After my mother passed in 2015 I needed to move away and so took a stable government job so I could move to a bigger city and start fresh, I’ve been trying to do extra work alongside this but wanted some time to myself and most of my contacts wanted somebody local. Now I’m tired of this job and am looking to get back into my field of marketing and design. Any tips for me?
It sounds like you have some good experience, and I hope you are making this clear on your CV. Often a recruiter will look at your latest job first, so may miss the other experience you have. I’d suggest you opt for a combination CV – highlighting your marketing experience. I’d also make direct approaches to organisations. I’m not sure how flexible you can be (re income) but offering to do short term assignments can often work and will give you more recent experience too.
How to get a good job without a 2:1 Question 6
My son graduated last summer with a 2:2 from a Russell Group uni and has spent the last year travelling, volunteering and working as a Deliveroo rider. He doesn’t have much confidence that he will ever get a graduate job when there are thousands of applicants with 2.1s/firsts to choose from. He desperately wants to work in the Development/Charity sector but thinks he stands little chance in such a competitive market. Would his chances increase with a Masters? Should he carry on volunteering in the hope it leads to something?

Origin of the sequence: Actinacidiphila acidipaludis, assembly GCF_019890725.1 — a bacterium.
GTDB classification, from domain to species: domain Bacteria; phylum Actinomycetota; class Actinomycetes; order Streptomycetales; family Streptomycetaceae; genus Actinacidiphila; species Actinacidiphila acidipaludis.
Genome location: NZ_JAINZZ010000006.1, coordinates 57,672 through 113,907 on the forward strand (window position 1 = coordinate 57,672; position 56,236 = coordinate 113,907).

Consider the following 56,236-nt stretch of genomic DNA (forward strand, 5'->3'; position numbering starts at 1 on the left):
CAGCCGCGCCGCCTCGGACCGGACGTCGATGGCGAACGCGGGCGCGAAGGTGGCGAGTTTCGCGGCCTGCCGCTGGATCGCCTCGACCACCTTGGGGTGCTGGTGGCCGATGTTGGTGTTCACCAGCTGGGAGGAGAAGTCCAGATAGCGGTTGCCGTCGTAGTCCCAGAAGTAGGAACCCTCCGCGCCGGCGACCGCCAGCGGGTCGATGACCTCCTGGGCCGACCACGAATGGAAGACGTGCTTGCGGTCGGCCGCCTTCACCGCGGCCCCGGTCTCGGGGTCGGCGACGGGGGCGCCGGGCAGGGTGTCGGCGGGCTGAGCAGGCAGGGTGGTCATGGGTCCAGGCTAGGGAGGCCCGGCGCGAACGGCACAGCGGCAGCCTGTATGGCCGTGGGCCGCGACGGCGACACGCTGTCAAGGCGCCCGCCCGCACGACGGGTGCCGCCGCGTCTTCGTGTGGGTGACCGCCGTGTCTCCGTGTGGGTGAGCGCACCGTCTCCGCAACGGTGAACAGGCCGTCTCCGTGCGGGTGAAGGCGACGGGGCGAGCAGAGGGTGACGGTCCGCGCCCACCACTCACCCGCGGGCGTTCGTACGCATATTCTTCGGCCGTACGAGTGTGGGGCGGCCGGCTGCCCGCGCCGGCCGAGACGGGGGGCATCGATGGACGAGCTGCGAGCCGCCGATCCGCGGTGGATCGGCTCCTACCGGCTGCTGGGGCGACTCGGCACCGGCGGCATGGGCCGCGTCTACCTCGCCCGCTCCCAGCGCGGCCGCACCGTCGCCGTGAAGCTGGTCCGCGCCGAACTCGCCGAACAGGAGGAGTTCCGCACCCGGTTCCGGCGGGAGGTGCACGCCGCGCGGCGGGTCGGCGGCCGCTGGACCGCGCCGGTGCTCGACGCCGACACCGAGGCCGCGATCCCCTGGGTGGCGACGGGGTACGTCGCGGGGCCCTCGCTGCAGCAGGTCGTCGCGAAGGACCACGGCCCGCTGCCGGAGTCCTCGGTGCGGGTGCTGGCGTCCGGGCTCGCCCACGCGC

Hi there, just popped in early and saw your question.
Think carefully before choosing a Master’s degree. It could be worthwhile but seek out some advice from people working in the area he wants. Be wary of what a University says – they want to fill their places.
There are lots of routes into a job, and it doesn’t have to be a graduate scheme. Getting in is a first step, but he needs to stand out – what does he have going for him that others don’t have?
It can be good to get some focus on what type of charity and the role he wants to aim for. Is it fundraising, front line work or what? Then to seek out relevant voluntary work, but also to aim to get some work shadowing.
His CV has to be focused on the job he wants and the needs of the organisation, much less on what he seeks to gain/learn and more on what he can offer a company – key personal qualities alongside any relevant experience.
It can help to build contacts. Who does he know, or does a family friend now. Could someone get him a 20-minute meet with someone. If not, he can seek to find people, perhaps by volunteering at an event or finding people on LinkedIn.
Thanks for your advice. I will pass it on although he can’t afford to spend too much time in unpaid volunteer roles. I guess it’s difficult for him to work out what type of role he wants until he gets the experience but getting volunteer/shadowing experience means he is penniless – a difficult one!
. ok, so what sort of paid work will provide some useful transferable skills. does he need to hone admin/ customer/ sales/ and aim for a job doing something to enhance his CV. Telesales isn’t for everyone but they are quite easy to get and certainly helps someone to gain resilience. He could then look to do relevant volunteering on 1 day a week.
And this is not a choice for ever, finding out more on different jobs/ sectors can be useful. He will be working for many years to come
With fifteen minutes left of the debate, could our panel please round off by giving their top three tips for graduates looking for a job with a 2:2 degree or lower.
- Don’t think it must be a major company, look for SMEs as well
2. Be clear on what you offer – your key strengths, and why you are after the job with this organisation. The recruiter will want to know you want to work for them, not any other company.
3. Whatever job you do look for opportunities to be proactive and do more than required.